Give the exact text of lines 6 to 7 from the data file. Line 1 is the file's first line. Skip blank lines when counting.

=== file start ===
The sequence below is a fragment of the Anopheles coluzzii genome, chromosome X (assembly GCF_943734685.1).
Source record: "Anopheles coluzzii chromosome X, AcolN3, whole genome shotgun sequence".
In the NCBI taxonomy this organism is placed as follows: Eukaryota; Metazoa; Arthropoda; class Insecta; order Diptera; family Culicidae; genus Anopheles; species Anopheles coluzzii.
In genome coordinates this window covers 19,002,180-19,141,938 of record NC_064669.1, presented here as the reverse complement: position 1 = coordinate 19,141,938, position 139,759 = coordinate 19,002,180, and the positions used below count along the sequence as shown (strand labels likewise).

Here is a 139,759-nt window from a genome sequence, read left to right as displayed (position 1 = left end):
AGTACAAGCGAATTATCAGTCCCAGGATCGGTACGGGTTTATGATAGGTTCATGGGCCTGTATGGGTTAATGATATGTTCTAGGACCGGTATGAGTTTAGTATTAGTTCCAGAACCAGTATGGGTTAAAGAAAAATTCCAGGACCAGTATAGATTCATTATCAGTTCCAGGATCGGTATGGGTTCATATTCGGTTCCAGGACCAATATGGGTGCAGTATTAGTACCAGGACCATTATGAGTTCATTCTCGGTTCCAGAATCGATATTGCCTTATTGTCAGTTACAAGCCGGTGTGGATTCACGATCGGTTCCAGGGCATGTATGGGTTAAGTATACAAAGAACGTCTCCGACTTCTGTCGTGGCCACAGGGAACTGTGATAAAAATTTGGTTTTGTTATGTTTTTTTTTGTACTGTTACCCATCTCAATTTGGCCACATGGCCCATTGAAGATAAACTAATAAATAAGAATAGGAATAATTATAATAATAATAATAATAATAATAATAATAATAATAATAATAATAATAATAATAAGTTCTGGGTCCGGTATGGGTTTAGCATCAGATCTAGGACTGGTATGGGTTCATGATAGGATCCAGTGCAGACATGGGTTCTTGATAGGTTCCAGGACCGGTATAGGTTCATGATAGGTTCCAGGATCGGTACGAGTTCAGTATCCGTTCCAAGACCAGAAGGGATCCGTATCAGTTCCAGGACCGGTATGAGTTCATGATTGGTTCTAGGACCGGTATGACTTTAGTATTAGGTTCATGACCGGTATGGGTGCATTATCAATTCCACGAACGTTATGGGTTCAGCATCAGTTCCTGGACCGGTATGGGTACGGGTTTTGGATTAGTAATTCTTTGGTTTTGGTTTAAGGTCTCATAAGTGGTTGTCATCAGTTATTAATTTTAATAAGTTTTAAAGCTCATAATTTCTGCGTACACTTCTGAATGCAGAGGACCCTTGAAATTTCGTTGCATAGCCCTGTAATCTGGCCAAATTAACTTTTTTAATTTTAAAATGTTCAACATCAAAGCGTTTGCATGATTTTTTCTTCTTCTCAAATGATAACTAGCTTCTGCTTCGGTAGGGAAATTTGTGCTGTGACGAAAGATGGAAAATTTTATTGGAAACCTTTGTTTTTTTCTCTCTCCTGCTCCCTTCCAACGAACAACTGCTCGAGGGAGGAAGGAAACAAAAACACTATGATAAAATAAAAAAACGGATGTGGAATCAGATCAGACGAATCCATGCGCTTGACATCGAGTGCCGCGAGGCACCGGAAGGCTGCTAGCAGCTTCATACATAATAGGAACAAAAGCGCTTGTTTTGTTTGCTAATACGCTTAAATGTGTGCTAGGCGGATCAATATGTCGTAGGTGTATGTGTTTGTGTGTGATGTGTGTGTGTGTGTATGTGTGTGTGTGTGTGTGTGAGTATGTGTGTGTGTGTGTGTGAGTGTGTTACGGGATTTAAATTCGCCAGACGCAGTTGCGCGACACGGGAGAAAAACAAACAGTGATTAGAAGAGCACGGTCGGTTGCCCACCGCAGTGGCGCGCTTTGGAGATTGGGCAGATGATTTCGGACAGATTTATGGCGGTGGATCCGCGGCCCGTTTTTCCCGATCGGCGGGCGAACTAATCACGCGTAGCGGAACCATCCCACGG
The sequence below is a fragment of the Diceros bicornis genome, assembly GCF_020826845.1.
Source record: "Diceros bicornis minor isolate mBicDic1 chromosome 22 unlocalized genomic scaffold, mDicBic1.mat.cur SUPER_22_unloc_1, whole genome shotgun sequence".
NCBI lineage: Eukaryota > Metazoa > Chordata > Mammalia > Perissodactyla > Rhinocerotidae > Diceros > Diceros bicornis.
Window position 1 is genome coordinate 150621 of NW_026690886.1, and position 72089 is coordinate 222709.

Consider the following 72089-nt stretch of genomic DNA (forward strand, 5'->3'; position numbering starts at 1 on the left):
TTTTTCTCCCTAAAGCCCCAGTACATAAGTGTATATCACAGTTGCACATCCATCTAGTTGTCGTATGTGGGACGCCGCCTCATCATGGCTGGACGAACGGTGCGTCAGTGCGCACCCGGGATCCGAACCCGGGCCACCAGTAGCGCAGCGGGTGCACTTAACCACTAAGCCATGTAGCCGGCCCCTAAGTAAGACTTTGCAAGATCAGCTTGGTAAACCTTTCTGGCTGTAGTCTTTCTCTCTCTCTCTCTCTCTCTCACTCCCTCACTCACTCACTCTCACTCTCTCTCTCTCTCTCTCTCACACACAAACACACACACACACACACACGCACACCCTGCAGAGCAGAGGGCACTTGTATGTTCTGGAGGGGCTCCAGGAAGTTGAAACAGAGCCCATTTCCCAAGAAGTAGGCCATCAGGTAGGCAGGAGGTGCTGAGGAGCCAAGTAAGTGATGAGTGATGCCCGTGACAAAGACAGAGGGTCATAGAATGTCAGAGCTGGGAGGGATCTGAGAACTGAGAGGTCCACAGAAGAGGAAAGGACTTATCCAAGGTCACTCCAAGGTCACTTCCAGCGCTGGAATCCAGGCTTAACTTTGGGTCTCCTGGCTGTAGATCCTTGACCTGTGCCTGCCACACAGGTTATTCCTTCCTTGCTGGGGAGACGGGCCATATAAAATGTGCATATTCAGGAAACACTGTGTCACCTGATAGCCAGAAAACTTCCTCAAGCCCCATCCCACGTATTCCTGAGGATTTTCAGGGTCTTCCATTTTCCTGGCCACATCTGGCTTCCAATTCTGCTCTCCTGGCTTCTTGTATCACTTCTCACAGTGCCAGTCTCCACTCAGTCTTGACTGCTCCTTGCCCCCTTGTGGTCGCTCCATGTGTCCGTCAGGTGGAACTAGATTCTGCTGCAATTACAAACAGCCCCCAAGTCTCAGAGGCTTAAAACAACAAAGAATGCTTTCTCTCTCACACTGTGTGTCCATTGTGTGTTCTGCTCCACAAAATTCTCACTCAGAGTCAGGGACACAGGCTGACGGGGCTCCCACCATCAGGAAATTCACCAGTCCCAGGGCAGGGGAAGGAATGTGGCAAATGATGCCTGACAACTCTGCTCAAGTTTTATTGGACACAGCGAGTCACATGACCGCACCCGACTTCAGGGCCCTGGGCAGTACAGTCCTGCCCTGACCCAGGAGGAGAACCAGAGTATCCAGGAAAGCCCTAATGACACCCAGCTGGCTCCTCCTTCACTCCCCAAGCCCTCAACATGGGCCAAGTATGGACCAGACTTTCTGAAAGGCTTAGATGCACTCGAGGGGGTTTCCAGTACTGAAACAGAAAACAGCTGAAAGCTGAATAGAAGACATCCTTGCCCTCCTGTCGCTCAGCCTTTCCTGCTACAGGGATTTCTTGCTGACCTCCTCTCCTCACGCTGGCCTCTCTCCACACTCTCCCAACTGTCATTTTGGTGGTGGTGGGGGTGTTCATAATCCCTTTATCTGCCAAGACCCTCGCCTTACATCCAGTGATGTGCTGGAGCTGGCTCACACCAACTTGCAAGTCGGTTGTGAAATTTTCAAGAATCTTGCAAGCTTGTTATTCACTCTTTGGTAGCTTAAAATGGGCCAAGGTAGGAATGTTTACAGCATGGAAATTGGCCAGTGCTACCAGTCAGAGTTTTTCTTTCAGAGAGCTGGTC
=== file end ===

AGTACAAGCGAATTATCAGTCCCAGGATCGGTACGGGTTTATGATAGGTTCATGGGCCTGTATGGGTTAATGATATGTTCTAGGACCGGTATGAGTTTAGTATTAGTTCCAGAACCAGTATGGGTTAAAGAAAAATTCCAGGACCAGTATAGATTCATTATCAGTTCCAGGATCGGTATGGGTTCATATTCGGTTCCAGGACCAATATGGGTGCAGTATTAGTACCAGGACCATTATGAGTTCATTCTCGGTTCCAGAATCGATATTGCCTTATTGTCAGTTACAAGCCGGTGTGGATTCACGATCGGTTCCAGGGCATGTATGGGTTAAGTATACAAAGAACGTCTCCGACTTCTGTCGTGGCCACAGGGAACTGTGATAAAAATTTGGTTTTGTTATGTTTTTTTTTGTACTGTTACCCATCTCAATTTGGCCACATGGCCCATTGAAGATAAACTAATAAATAAGAATAGGAATAATTATAATAATAATAATAATAATAATAATAATAATAATAATAATAATAATAATAATAAGTTCTGGGTCCGGTATGGGTTTAGCATCAGATCTAGGACTGGTATGGGTTCATGATAGGATCCAGTGCAGACATGGGTTCTTGATAGGTTCCAGGACCGGTATAGGTTCATGATAGGTTCCAGGATCGGTACGAGTTCAGTATCCGTTCCAAGACCAGAAGGGATCCGTATCAGTTCCAGGACCGGTATGAGTTCATGATTGGTTCTAGGACCGGTATGACTTTAGTATTAGGTTCATGACCGGTATGGGTGCATTATCAATTCCACGAACGTTATGGGTTCAGCATCAGTTCCTGGACCGGTATGGGTACGGGTTTTGGATTAGTAATTCTTTGGTTTTGGTTTAAGGTCTCATAAGTGGTTGTCATCAGTTATTAATTTTAATAAGTTTTAAAGCTCATAATTTCTGCGTACACTTCTGAATGCAGAGGACCCTTGAAATTTCGTTGCATAGCCCTGTAATCTGGCCAAATTAACTTTTTTAATTTTAAAATGTTCAACATCAAAGCGTTTGCATGATTTTTTCTTCTTCTCAAATGATAACTAGCTTCTGCTTCGGTAGGGAAATTTGTGCTGTGACGAAAGATGGAAAATTTTATTGGAAACCTTTGTTTTTTTCTCTCTCCTGCTCCCTTCCAACGAACAACTGCTCGAGGGAGGAAGGAAACAAAAACACTATGATAAAATAAAAAAACGGATGTGGAATCAGATCAGACGAATCCATGCGCTTGACATCGAGTGCCGCGAGGCACCGGAAGGCTGCTAGCAGCTTCATACATAATAGGAACAAAAGCGCTTGTTTTGTTTGCTAATACGCTTAAATGTGTGCTAGGCGGATCAATATGTCGTAGGTGTATGTGTTTGTGTGTGATGTGTGTGTGTGTGTATGTGTGTGTGTGTGTGTGTGAGTATGTGTGTGTGTGTGTGTGAGTGTGTTACGGGATTTAAATTCGCCAGACGCAGTTGCGCGACACGGGAGAAAAACAAACAGTGATTAGAAGAGCACGGTCGGTTGCCCACCGCAGTGGCGCGCTTTGGAGATTGGGCAGATGATTTCGGACAGATTTATGGCGGTGGATCCGCGGCCCGTTTTTCCCGATCGGCGGGCGAACTAATCACGCGTAGCGGAACCATCCCACGG
The sequence below is a fragment of the Diceros bicornis genome, assembly GCF_020826845.1.